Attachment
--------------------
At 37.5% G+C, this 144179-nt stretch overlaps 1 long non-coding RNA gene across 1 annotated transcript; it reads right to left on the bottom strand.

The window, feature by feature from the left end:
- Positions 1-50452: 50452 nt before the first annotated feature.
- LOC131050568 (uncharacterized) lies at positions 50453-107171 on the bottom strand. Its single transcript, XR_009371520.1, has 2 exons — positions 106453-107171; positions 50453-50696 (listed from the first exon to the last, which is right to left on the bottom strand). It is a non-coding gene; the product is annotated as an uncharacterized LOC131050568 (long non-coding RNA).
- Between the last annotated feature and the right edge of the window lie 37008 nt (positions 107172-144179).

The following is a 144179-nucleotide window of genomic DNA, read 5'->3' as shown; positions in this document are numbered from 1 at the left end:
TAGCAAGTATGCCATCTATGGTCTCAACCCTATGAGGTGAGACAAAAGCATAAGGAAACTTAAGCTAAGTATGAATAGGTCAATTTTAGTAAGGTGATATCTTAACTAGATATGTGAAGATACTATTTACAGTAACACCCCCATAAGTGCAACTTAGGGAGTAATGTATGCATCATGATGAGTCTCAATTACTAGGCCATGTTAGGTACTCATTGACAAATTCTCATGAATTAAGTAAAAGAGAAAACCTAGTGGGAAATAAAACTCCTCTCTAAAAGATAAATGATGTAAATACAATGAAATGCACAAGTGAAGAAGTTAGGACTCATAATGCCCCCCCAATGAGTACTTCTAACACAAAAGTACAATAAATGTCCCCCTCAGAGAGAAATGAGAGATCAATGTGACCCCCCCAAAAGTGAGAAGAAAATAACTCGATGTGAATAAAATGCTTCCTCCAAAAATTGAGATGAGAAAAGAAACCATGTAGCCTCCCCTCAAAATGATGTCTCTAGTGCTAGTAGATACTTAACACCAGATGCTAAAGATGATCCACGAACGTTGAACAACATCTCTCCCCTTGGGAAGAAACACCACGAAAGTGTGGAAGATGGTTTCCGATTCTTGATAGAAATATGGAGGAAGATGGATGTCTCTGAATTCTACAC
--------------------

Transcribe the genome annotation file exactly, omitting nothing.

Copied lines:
At 37.5% G+C, this 144179-nt stretch overlaps 1 long non-coding RNA gene across 1 annotated transcript; it reads right to left on the bottom strand.

The window, feature by feature from the left end:
- Positions 1-50452: 50452 nt before the first annotated feature.
- LOC131050568 (uncharacterized) lies at positions 50453-107171 on the bottom strand. Its single transcript, XR_009371520.1, has 2 exons — positions 106453-107171; positions 50453-50696 (listed from the first exon to the last, which is right to left on the bottom strand). It is a non-coding gene; the product is annotated as an uncharacterized LOC131050568 (long non-coding RNA).
- Between the last annotated feature and the right edge of the window lie 37008 nt (positions 107172-144179).

The following is a 144179-nucleotide window of genomic DNA, read 5'->3' as shown; positions in this document are numbered from 1 at the left end:
TAGCAAGTATGCCATCTATGGTCTCAACCCTATGAGGTGAGACAAAAGCATAAGGAAACTTAAGCTAAGTATGAATAGGTCAATTTTAGTAAGGTGATATCTTAACTAGATATGTGAAGATACTATTTACAGTAACACCCCCATAAGTGCAACTTAGGGAGTAATGTATGCATCATGATGAGTCTCAATTACTAGGCCATGTTAGGTACTCATTGACAAATTCTCATGAATTAAGTAAAAGAGAAAACCTAGTGGGAAATAAAACTCCTCTCTAAAAGATAAATGATGTAAATACAATGAAATGCACAAGTGAAGAAGTTAGGACTCATAATGCCCCCCCAATGAGTACTTCTAACACAAAAGTACAATAAATGTCCCCCTCAGAGAGAAATGAGAGATCAATGTGACCCCCCCAAAAGTGAGAAGAAAATAACTCGATGTGAATAAAATGCTTCCTCCAAAAATTGAGATGAGAAAAGAAACCATGTAGCCTCCCCTCAAAATGATGTCTCTAGTGCTAGTAGATACTTAACACCAGATGCTAAAGATGATCCACGAACGTTGAACAACATCTCTCCCCTTGGGAAGAAACACCACGAAAGTGTGGAAGATGGTTTCCGATTCTTGATAGAAATATGGAGGAAGATGGATGTCTCTGAATTCTACAC